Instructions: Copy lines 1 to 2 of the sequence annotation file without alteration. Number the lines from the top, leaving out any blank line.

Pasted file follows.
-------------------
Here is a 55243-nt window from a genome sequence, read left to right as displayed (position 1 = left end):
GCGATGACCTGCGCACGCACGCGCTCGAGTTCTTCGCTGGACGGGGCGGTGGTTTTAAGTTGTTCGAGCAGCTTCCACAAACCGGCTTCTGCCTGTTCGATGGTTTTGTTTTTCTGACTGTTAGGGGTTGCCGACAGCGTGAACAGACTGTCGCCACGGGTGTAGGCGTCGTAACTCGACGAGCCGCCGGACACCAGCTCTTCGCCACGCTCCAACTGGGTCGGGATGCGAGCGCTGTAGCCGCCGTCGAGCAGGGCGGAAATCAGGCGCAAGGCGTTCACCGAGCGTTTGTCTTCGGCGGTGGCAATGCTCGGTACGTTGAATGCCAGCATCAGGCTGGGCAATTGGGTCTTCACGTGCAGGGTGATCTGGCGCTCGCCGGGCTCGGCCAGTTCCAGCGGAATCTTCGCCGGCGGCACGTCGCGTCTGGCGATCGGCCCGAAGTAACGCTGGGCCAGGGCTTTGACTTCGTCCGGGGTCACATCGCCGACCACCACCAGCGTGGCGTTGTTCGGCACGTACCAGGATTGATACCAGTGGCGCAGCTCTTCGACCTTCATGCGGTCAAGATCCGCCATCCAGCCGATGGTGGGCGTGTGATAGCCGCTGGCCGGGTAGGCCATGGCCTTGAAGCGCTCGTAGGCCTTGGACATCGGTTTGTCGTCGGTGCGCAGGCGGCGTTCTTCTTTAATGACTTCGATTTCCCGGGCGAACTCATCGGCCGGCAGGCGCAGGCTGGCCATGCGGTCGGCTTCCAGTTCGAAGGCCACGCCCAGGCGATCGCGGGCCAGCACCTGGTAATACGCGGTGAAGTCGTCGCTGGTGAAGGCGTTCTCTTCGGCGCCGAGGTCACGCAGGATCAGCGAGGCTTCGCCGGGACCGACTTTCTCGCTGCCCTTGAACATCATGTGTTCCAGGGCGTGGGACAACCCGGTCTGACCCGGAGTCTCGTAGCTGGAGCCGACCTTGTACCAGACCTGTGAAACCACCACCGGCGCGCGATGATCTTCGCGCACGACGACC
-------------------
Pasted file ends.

Here is a 55243-nt window from a genome sequence, read left to right as displayed (position 1 = left end):
GCGATGACCTGCGCACGCACGCGCTCGAGTTCTTCGCTGGACGGGGCGGTGGTTTTAAGTTGTTCGAGCAGCTTCCACAAACCGGCTTCTGCCTGTTCGATGGTTTTGTTTTTCTGACTGTTAGGGGTTGCCGACAGCGTGAACAGACTGTCGCCACGGGTGTAGGCGTCGTAACTCGACGAGCCGCCGGACACCAGCTCTTCGCCACGCTCCAACTGGGTCGGGATGCGAGCGCTGTAGCCGCCGTCGAGCAGGGCGGAAATCAGGCGCAAGGCGTTCACCGAGCGTTTGTCTTCGGCGGTGGCAATGCTCGGTACGTTGAATGCCAGCATCAGGCTGGGCAATTGGGTCTTCACGTGCAGGGTGATCTGGCGCTCGCCGGGCTCGGCCAGTTCCAGCGGAATCTTCGCCGGCGGCACGTCGCGTCTGGCGATCGGCCCGAAGTAACGCTGGGCCAGGGCTTTGACTTCGTCCGGGGTCACATCGCCGACCACCACCAGCGTGGCGTTGTTCGGCACGTACCAGGATTGATACCAGTGGCGCAGCTCTTCGACCTTCATGCGGTCAAGATCCGCCATCCAGCCGATGGTGGGCGTGTGATAGCCGCTGGCCGGGTAGGCCATGGCCTTGAAGCGCTCGTAGGCCTTGGACATCGGTTTGTCGTCGGTGCGCAGGCGGCGTTCTTCTTTAATGACTTCGATTTCCCGGGCGAACTCATCGGCCGGCAGGCGCAGGCTGGCCATGCGGTCGGCTTCCAGTTCGAAGGCCACGCCCAGGCGATCGCGGGCCAGCACCTGGTAATACGCGGTGAAGTCGTCGCTGGTGAAGGCGTTCTCTTCGGCGCCGAGGTCACGCAGGATCAGCGAGGCTTCGCCGGGACCGACTTTCTCGCTGCCCTTGAACATCATGTGTTCCAGGGCGTGGGACAACCCGGTCTGACCCGGAGTCTCGTAGCTGGAGCCGACCTTGTACCAGACCTGTGAAACCACCACCGGCGCGCGATGATCTTCGCGCACGACGACC